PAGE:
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Mike Ehrmann/Getty ImagesEven Alfonso Soriano of the Cubs is concerned about the state of mind of Juan Uribe and the Dodgers.

The Los Angeles Dodgers, who have the 14th-best record in the National League and are tied for 25th in the majors, will try to avoid falling into last place in the NL West while playing in their longtime chamber of horrors, the American League.

Eric Stephen of True Blue L.A. offers a glimpse of how awful the Dodgers have been on the road in interleague play: an 11-37 record since 2005, outscored by exactly two runs per game. In 2009, the Dodgers managed to go 5-4, leaving them 6-33 (.254) in the other seasons. That projects to 25 wins per 162 games.

Fortunes can change at any moment, but some moments seem more likely than others. This is a Dodger team that has had trouble filling out eight spots in a batting order — the idea of a ninth is practically comical, although more often than not it figures to involve Tony Gwynn Jr. playing in the field and a starting or backup outfielder filling the DH spot.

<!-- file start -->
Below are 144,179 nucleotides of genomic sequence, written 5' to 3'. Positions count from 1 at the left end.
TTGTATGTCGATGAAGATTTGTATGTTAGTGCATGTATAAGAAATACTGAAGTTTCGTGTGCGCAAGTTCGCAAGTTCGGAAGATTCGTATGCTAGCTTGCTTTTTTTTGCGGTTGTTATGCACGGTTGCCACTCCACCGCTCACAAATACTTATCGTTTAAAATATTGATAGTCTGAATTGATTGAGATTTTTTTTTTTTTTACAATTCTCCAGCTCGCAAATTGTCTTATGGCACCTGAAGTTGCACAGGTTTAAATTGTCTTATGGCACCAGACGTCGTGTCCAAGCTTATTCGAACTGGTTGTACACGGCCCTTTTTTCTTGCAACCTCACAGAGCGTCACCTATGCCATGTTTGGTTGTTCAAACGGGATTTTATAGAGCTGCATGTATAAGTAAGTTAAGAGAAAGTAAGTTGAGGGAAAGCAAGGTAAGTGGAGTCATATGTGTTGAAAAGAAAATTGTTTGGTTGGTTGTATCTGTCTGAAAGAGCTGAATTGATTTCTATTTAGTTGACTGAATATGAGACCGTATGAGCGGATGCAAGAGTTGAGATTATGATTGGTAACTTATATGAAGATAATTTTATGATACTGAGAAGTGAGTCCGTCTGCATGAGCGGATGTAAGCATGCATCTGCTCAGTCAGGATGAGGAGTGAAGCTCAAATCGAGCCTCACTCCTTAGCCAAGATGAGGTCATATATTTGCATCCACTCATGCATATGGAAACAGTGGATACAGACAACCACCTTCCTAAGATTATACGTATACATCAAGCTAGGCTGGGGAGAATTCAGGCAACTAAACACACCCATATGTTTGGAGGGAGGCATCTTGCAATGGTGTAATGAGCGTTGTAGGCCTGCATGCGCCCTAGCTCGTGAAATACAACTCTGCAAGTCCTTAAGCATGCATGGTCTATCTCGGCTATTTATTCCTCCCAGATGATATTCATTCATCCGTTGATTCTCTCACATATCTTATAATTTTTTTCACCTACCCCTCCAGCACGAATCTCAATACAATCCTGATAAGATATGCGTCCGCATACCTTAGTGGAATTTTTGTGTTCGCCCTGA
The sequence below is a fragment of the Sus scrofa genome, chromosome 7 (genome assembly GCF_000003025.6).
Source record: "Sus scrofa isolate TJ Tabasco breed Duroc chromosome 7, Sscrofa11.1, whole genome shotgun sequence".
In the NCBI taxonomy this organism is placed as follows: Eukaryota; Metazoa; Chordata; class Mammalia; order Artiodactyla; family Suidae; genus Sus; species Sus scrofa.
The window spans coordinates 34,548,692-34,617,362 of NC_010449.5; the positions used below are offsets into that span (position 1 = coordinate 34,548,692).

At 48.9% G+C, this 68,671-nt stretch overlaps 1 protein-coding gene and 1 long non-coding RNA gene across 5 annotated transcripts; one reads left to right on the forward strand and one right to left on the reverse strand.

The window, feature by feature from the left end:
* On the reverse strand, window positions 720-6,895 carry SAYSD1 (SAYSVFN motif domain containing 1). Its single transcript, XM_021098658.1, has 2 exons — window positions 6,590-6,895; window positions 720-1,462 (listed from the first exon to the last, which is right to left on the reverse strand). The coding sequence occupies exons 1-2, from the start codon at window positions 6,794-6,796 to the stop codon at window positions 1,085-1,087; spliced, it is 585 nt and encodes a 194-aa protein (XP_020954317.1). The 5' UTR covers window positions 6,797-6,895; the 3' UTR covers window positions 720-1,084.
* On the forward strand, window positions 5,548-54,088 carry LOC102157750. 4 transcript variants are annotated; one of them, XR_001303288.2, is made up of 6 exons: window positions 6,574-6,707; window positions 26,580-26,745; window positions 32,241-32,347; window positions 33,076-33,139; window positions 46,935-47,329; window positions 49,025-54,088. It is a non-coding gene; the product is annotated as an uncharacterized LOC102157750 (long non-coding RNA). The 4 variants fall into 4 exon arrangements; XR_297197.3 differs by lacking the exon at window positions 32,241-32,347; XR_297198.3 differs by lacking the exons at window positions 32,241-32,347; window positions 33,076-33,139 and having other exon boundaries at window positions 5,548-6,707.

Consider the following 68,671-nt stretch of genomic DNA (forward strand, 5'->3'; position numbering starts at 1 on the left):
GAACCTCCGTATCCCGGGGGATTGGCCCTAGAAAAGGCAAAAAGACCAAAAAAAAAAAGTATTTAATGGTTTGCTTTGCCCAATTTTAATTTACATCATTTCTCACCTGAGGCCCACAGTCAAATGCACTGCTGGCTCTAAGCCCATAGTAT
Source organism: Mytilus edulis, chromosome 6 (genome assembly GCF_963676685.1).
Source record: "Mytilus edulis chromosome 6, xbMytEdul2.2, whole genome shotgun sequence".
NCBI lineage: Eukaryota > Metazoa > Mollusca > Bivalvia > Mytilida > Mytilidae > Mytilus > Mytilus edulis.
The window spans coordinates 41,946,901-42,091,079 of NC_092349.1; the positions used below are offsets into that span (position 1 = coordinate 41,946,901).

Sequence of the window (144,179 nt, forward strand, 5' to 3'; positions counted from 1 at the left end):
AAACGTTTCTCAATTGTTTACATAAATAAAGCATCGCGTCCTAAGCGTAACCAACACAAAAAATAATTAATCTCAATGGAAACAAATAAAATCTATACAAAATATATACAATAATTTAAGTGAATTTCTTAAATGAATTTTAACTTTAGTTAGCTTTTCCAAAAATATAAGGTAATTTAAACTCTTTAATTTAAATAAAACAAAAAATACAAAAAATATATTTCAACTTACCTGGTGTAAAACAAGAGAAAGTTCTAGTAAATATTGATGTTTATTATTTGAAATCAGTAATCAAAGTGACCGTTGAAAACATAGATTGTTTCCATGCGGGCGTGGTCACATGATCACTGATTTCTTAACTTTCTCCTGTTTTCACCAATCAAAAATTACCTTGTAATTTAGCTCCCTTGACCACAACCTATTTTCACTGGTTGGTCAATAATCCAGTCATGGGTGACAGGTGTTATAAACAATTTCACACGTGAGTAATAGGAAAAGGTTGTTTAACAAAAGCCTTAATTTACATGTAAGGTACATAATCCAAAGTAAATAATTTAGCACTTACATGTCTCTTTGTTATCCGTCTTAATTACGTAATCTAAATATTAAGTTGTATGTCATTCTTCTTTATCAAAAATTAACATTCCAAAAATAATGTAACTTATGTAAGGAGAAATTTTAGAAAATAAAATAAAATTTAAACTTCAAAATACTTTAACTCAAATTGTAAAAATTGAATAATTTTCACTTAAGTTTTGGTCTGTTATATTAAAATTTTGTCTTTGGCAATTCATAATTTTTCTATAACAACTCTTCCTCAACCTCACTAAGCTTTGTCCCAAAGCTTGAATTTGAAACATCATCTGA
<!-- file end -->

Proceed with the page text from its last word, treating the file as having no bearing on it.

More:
The best news for the Dodgers is that they won’t need to pinch-hit for any pitchers (unless Chad Billingsley DHes.) The pitching remains relatively strong, with rookies Kenley Jansen, Scott Elbert and Javy Guerra combining for a 0.00 ERA and 15 strikeouts in 9 1/3 innings this month.

Chicago has the same 20-25 record that the Dodgers have — if you’re interested, the White Sox were an MLB-best 15-3 in interleague games last year. So the Dodgers shouldn’t be scared, but it won’t be a surprise if, after the 19-25 Padres are done hosting the 19-24 Mariners later tonight, Los Angeles is looking up at everyone in the NL West.